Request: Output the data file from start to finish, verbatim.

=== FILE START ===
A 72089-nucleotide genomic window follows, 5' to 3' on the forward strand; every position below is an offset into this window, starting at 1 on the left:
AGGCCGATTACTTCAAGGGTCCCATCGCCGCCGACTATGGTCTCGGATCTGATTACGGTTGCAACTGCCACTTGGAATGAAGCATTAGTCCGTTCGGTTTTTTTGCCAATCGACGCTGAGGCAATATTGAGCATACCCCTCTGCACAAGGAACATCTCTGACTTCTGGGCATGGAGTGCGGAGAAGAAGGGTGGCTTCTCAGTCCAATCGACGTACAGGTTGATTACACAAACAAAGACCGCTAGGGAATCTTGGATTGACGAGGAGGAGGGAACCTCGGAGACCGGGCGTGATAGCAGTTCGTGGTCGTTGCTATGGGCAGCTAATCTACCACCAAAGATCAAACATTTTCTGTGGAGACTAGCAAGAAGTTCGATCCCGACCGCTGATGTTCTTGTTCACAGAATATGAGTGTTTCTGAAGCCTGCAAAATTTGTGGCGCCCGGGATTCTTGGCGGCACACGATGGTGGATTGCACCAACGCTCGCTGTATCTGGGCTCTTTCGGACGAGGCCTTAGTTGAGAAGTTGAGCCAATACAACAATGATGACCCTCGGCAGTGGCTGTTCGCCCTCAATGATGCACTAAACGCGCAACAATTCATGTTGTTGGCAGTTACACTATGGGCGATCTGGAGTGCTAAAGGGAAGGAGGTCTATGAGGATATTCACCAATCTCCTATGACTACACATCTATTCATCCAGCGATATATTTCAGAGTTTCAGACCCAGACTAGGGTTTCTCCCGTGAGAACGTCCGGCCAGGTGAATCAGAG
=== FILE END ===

A 72089-nucleotide genomic window follows, 5' to 3' on the forward strand; every position below is an offset into this window, starting at 1 on the left:
AGGCCGATTACTTCAAGGGTCCCATCGCCGCCGACTATGGTCTCGGATCTGATTACGGTTGCAACTGCCACTTGGAATGAAGCATTAGTCCGTTCGGTTTTTTTGCCAATCGACGCTGAGGCAATATTGAGCATACCCCTCTGCACAAGGAACATCTCTGACTTCTGGGCATGGAGTGCGGAGAAGAAGGGTGGCTTCTCAGTCCAATCGACGTACAGGTTGATTACACAAACAAAGACCGCTAGGGAATCTTGGATTGACGAGGAGGAGGGAACCTCGGAGACCGGGCGTGATAGCAGTTCGTGGTCGTTGCTATGGGCAGCTAATCTACCACCAAAGATCAAACATTTTCTGTGGAGACTAGCAAGAAGTTCGATCCCGACCGCTGATGTTCTTGTTCACAGAATATGAGTGTTTCTGAAGCCTGCAAAATTTGTGGCGCCCGGGATTCTTGGCGGCACACGATGGTGGATTGCACCAACGCTCGCTGTATCTGGGCTCTTTCGGACGAGGCCTTAGTTGAGAAGTTGAGCCAATACAACAATGATGACCCTCGGCAGTGGCTGTTCGCCCTCAATGATGCACTAAACGCGCAACAATTCATGTTGTTGGCAGTTACACTATGGGCGATCTGGAGTGCTAAAGGGAAGGAGGTCTATGAGGATATTCACCAATCTCCTATGACTACACATCTATTCATCCAGCGATATATTTCAGAGTTTCAGACCCAGACTAGGGTTTCTCCCGTGAGAACGTCCGGCCAGGTGAATCAGAG